I've gotten way behind in this particular discussion, but I'd like to say that "Notes," to me, means something entirely different from "unsourced." Notes are just your "regular" research work in a preliminary, more or less raw form. Using the same term to refer to a "sourceless source" is just going to confuse things. I have several MySource-type sources which are truthfully just placeholders, until I can find a better source to cite. Several of them cite websites where I have no idea what the original, "real" sources were (but I intend to find out, eventually), or have names like "Jacqueline R. Tevault research notes," where I'm simply accepting someone else's unsourced (but probably reasonably accurate) research until such time as I can re-do some of it. All the miscellaneous unsourced letters received from correspondents in the old days, and emails received these days are cited by "Correspondence with various other researchers." I'm not particular proud of those, of course, but you work with what you have. The point is, these are all MySources. It takes maybe thirty seconds to create one, since I don't really have search for a perhaps differently formed "public" source before creating them, and because no one else is ever going to use them but me. They work just fine for what they are. I don't see the need for an additional category of source -- or "source." --Mike (mksmith) 09:06, 7 July 2009 (EDT)
I'll agree with that. Overall, my primary concern is making the system easier to use. Easier to use means more people using it. More people using it means more ancestors being added. More ancestors added means more ancestors I can choose from in order to advance my own work. I'm being totally mercenary here, but easier to use is what's needed for the site to thrive. There are lots of features experienced users, and experienced genealogists might want to have available. They may be perfectly useful ideas, but if they make the site harder to use, then its counter-productive to add such features. Its a KISS problem, and KISS is almost always the best solution. Q 09:37, 7 July 2009 (EDT)

Sounds like an over complication to me. If there's a choice to be made from a set of terms, those terms should have intuitively obvious meanings that the end user (not a newbie end user) would not need to do a look up to figure it out. Somehow there needs to be a clean demarcation between things that are being cited as "sources" and things that are of the "this is why I think what I think" (ie, notes) sort of thing. In the current set up, Source and Notes are fairly distinctive. Images makes a sort of sense, though I suspect its little used. Its the "Description" that doesn't seem obvious to me. And if an "Image" is intended to display an image of an original document, how is it different from a source? Overall, I think there are too many choices to be made. Less is more.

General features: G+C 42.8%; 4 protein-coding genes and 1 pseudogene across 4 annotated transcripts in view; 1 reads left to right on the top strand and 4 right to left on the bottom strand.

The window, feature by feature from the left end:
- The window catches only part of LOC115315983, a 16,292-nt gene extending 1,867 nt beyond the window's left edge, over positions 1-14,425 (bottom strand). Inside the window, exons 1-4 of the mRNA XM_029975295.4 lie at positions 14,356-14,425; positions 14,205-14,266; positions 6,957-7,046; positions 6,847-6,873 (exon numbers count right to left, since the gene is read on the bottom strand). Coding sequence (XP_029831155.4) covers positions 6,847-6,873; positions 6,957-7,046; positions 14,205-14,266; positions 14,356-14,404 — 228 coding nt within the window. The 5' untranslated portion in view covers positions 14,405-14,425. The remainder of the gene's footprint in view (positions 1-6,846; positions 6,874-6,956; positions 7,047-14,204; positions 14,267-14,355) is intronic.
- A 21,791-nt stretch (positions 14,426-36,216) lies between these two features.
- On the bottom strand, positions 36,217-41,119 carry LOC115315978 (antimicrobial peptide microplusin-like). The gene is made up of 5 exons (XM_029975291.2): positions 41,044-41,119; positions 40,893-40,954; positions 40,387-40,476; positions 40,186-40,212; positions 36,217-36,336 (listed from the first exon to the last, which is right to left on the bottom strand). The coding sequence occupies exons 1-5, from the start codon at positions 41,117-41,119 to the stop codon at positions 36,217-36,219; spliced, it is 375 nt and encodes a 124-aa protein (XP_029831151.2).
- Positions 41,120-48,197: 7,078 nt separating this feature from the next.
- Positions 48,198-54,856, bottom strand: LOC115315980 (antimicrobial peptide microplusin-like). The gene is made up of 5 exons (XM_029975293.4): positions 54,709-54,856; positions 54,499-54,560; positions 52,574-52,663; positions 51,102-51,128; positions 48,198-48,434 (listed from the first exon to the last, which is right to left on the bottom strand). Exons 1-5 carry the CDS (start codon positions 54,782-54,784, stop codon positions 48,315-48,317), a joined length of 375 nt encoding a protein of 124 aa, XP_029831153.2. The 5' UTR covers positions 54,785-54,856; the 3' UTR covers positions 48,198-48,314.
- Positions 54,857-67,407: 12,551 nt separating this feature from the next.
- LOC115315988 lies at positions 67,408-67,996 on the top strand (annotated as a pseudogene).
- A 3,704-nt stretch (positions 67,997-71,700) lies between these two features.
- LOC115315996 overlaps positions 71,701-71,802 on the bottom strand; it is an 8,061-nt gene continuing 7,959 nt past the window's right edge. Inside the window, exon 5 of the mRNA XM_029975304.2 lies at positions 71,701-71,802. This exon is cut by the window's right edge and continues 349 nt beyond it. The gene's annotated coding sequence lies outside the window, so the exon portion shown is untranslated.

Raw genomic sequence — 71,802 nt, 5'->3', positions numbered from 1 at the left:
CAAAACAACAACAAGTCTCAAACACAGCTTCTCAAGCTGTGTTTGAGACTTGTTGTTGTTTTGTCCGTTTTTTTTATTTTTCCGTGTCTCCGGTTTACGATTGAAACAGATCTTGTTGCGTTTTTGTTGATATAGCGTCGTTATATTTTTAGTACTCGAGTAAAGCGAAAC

I'm sorry, I'm not able to follow you. What is the "Description" field that you're talking about? Also, I dropped the "Image" source type; currently what we have for images is an Image page title field in the Source citation fields.
Perhaps were talking different subjects, but:


I see what you're talking about now. In this section I've been talking about the Citations table. i hadn't been thinking about the Events table. The Description field is needed for certain types of events like Graduation or AFN for a place to enter the degree name or Ancestral File #. But those types of events aren't used very often, and it might be just as easy to attach a Note to those types of events to hold that information. So maybe we should drop the Description field from the Events table.--Dallan 18:01, 25 June 2009 (EDT)
OK, but there does not seem to be a meaningful distinction between "Note" and "Description". If the Description is intended to hold something like a degree name, (ie., a "fact"), then perhaps there's a need for more events to chose from. As it is this seems to be an elaboration that just gives the user one more thing to figure out---hence, makes the system less accessible, and gains little. If things in this class are rarely used, devoting a big chunk of space to them in every page seems unnecessary. And if they are that rare perhaps just putting them into Notes is the easier approach. The rare individual with a need for this will figure something out anyway. Q 19:34, 25 June 2009 (EDT)
Please don't drop description. Otherwise everything that you want to say about an event that's not a proper place has to be a "red link." Like "Civil War", Battle of X, "died at sea", "Alabama or North Carolina", church names, cemetery names, AFN numbers, "formerly X county", etc. Putting that in notes just trades one allegedly complicated thing for another.--Amelia 00:21, 26 June 2009 (EDT)
Ok.--Dallan 16:17, 29 June 2009 (EDT)